Re-Block: Lessons on Improving Quality of Life in European Block Real Estates

Ivan Tosics

By Ivan Tosics, on April 22nd, 2015

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By today it is more or less clear that constructing large-scale housing estates was one of the dead-end pathways of urbanism 30-60 years ago. The architects of such estates believed “… in the role of architecture as a weapon of social reform … when everyone would live in cheap prefabricated flat-roofed multiple dwellings – heaven on earth.” (Philip Johnson, American architect). Their dream became partly true: many families, who could not afford to live elsewhere, moved into the prefabricated highrises. However, due to the concentration of poor (and in many cases, migrant) households, most estates soon became problematic.

Roughly 50-60 million people in the EU15 countries (14% of the population) and further 30-40 million people in the EU13 countries (34%) live today on such estates. What can be done to improve their quality of life? This was the question of the Re-Block network, which held its final conference at the end of February in Iasi, Romania.

The complexity of the situation can easily be illustrated with four cases of the 10 cities of the network.

In Södertalje (a growing city of 65 thousand habitants, 30 km away from Stockholm), the Fornhöjden housing estate with its 1100 flats/4000 inhabitants has been built in the 1965-75 ‘Million Programme’ period. The estate, being not far from the city centre but very separated in the middle of a hilltop forest, became very segregated with 60% of its residents having a foreign background. The growing social problems can not be recognised from outside, as the physical environment gets proper maintenance (and there is a zero tolerance policy to litter or graffiti) in order to prevent the bad image of the area becoming worse.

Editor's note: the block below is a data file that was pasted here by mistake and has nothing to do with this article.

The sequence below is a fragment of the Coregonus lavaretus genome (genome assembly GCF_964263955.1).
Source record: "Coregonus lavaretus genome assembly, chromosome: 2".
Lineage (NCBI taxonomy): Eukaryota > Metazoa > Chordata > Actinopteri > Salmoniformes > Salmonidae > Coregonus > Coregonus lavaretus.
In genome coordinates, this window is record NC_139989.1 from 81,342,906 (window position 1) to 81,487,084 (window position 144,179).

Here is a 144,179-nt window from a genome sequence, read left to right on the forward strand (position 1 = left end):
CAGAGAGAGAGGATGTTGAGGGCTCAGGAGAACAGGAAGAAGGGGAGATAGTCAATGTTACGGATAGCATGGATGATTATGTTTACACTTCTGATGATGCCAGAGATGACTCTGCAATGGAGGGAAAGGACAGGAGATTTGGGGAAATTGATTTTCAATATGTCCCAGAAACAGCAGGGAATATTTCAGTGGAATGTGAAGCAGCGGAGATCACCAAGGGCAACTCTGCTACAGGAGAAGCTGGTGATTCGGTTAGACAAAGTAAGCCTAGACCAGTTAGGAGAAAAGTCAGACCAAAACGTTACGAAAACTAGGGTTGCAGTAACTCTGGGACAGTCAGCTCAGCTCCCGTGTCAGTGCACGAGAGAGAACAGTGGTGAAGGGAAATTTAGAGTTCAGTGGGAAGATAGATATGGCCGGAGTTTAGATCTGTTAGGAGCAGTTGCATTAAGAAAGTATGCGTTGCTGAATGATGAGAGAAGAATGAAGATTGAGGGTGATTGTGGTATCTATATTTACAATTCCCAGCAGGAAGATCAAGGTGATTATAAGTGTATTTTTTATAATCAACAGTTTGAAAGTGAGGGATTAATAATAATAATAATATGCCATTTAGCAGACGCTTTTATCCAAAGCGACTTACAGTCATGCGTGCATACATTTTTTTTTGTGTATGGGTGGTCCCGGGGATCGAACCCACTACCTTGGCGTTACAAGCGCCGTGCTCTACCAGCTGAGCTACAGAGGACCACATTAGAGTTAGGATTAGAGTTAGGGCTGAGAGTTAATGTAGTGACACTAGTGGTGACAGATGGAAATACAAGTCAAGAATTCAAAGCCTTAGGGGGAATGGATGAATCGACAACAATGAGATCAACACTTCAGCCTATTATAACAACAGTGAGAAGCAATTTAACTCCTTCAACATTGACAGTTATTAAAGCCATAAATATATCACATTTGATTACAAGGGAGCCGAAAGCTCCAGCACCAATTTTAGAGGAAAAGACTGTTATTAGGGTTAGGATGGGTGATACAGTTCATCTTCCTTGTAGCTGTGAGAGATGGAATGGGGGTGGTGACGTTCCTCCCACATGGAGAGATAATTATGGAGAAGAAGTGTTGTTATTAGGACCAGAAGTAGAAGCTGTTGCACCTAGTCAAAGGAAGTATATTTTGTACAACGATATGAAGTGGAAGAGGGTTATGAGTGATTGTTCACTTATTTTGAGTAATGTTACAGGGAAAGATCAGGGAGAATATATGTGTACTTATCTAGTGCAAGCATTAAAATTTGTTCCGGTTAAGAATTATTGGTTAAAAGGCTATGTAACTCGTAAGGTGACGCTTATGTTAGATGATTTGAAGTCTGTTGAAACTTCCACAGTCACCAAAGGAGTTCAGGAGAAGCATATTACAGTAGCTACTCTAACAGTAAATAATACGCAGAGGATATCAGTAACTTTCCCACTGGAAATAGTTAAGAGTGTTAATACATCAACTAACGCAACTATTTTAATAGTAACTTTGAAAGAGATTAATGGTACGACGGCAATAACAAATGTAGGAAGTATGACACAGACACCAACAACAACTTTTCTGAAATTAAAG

In Malaga (a growing city of 580 thousand habitants in the south of Spain), the La Palma housing estate with its 2400 flats/11500 inhabitants became the most problematic area of the city. Poor urban planning is not the m,ain problem: unemployment reached 75-80% (and 90% among the youth), and 50% of the residents live with an income below the poverty treshold. Education is poor and the proportion of early school leavers is very high. The area is reputated an unsafe place, described as a city without laws. Under such circumstances, it is no wonder that on the flat roofs of some of the buildings, illegal cock-fighting is sometimes organized.

In Magdeburg (a shrinking city of 230 thousand habitants in the post-socialist part of Germany) the Neu Olvenstedt housing estate was finished in 1990 with 13000 flats/31000 inhabitants. Since then 6000 flats had to be demolished in the last years as the population reduced drastically to only 10000 people. Despite the very good infrastructure (tram to city centre) and good schools, further decline in population is expected. Due to the demolitions there are large empty spaces and green fields between the blocks and also the former shopping centre disappeared.


In Budapest District 18 (a local government with a stable population of 98000 as part of the stable 1,7 million city of Budapest), the Havanna housing estate was finished in 1983 with 6200 flats for 17000 inhabitants. The isolated estate has a relatively bad image and very low real estate values compared to other parts of Budapest. As a consequence, many residents consider Havanna only as a temporary location, not wanting to spend more than 2-3 years here. The buildings have low energy standards. Despite all of those problems, there are no visible signs of deterioration in the estate.